Former Thai PM 'dodges court and flees country' as she faces 10 years in prison
THAILAND’S FORMER PRIME minister Yingluck Shinawatra missed a court appearance in a negligence trial today that could have seen her jailed, prompting the Supreme Court to issue an arrest warrant amid snowballing speculation that she has fled the country.
Thousands of supporters, outnumbered by security forces, waited from dawn for a glimpse of Thailand’s first female prime minister, but she did not show, with a senior party source telling AFP she is “likely in Singapore”.
If her flight is confirmed, Yingluck will have joined her billionaire brother Thaksin in self-exile, knockout blow to the family and their political ambitions.
Thailand is deeply divided between the Shinawatras and their political base, which is mainly drawn from the rural poor and a royalist army-aligned elite, who loathe the clan and refuse to cede power to democratic governments.
Yingluck’s government was removed by a military coup in 2014.
In a day of high drama, Yingluck ducked her court hearing for negligence over a flagship rice subsidy policy, which carried up to 10 years in prison and a life ban from politics.
“Her lawyer said she is sick and asked to delay the ruling… the court does not believe she is sick… and has decided to issue an arrest warrant,” fearing she may flee the country, lead judge Cheep Chulamon told the court, rescheduling the verdict to 27 September.
A minister in her government was jailed hours later for 42 years in a separate trial for corruption linked to the policy.
Thai junta chief Prayut Chan-O-Cha denied knowledge of her whereabouts but ordered border checkpoints “to be stepped up”, while his number-two Prawit Wongsuwon said it was “possible” Yingluck had fled through neighbouring Cambodia.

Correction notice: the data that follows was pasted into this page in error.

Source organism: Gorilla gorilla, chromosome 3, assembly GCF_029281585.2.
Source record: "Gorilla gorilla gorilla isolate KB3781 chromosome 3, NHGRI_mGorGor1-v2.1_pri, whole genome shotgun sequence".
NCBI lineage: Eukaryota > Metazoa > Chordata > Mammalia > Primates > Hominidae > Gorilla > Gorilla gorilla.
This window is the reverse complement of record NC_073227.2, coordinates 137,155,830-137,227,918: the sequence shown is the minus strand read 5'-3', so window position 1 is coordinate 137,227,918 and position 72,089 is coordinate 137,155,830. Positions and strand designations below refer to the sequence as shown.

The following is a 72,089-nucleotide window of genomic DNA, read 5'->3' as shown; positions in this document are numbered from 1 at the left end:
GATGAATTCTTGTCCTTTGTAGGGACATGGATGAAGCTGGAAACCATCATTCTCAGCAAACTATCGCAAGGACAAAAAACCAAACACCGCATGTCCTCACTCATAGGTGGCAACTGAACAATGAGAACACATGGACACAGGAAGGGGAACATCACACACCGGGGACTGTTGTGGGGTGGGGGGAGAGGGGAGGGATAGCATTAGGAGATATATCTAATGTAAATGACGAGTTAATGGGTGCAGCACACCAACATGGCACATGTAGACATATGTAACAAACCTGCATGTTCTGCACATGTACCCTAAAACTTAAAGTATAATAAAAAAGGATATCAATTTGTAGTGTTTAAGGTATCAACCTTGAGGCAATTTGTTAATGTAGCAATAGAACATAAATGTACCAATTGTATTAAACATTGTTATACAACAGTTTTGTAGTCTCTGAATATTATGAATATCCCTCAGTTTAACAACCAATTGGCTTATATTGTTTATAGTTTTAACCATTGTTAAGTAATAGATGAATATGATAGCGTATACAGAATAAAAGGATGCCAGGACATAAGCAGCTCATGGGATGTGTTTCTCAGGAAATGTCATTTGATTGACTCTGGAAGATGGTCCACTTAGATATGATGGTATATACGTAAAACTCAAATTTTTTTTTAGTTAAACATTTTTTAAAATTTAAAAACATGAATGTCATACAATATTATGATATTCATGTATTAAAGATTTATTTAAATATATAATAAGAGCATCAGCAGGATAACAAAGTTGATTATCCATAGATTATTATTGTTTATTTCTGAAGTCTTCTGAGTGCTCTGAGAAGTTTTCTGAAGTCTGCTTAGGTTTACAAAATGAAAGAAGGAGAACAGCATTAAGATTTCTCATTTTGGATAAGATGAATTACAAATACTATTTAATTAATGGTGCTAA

A senior source in the Shinawatras Pheu Thai party told AFP that “as of now she is likely in Singapore… it’s impossible she left without the military greenlight”.
Yingluck’s brother, Thaksin Shinawatra also a former premier, fled Thailand in 2008 before he was convicted of graft and handed a two year jail term.
The telecoms tycoon who once owned Manchester City football club, has not returned since and his Thai passport has been revoked.
He is believed to use a Montenegrin passport to travel between homes in Dubai, London, Hong Kong and Singapore.
The clan had clung on in Thailand’s treacherous political game for more than a decade despite two coups, deadly protests, a cascade of legal cases and huge asset seizures.
Thaksin remains a galvanising force for his party and a canny political operator.
But analysts say if both siblings are now in exile their time in Thailand’s political arena is over.
“It is the end of the Shinawatras and the Pheu Thai party in politics,” Puangthong Pawakpan, a Thai politics expert at Bangkok’s Chulalongkorn University.
“With two family members as fugitives, the family loses political legitimacy,” she said, adding that Yingluck’s departure would be welcomed by a Thai junta weary of the prospect of her political martyrdom in jail.
Billionaires and generals
To many supporters Yingluck had finally emerged from her elder brother’s shadow, drawing on a star quality throughout her 18-month trial that is absent among the gloomy cast of ageing generals who rule Thailand.
Her flagship rice subsidy poured cash on her family’s rural political heartland, paying up to twice the market rate for the grain.
But it was beset by graft and led to billions of dollars of losses.
She pleaded not guilty to the charges, saying she is the victim of a “subtle political game”.
Rumours of her flight were met with understanding from supporters who lingered outside the court.
“The Thai prime minister has done her best, she has sacrificed a lot,” said 64-year-old Seksan Chalitaporn.
“Now the people have to fight for themselves.”
In a Facebook post yesterday, Yingluck asked her followers to stay home to avoid any incidents stoked by people with “ill-intention against the country and us”.
The Shinawatra family emerged as a political force in 2001 when billionaire patriarch Thaksin swept to power.
He jump-started the economy and provided the most extensive pro-poor welfare schemes in Thai history.
But critics accused him of using political power to further his business interests.
He remains loathed by the Bangkok royalist elite but cherished by the rural poor.
A coup toppled him in 2006 and he fled overseas.
Historically the Shinawatras have been able to mobilise huge crowds of supporters, known as the Red Shirts, to take to the streets when the family’s political fortunes have waned.
But three years of repressive junta rule has successfully quashed any widespread opposition to the military for now.
The country’s democratic future also looks bleak, with a junta-scripted constitution severely cramping the power of any future elected governments.
The junta has trailed elections for next year, but the timetable has repeatedly slipped.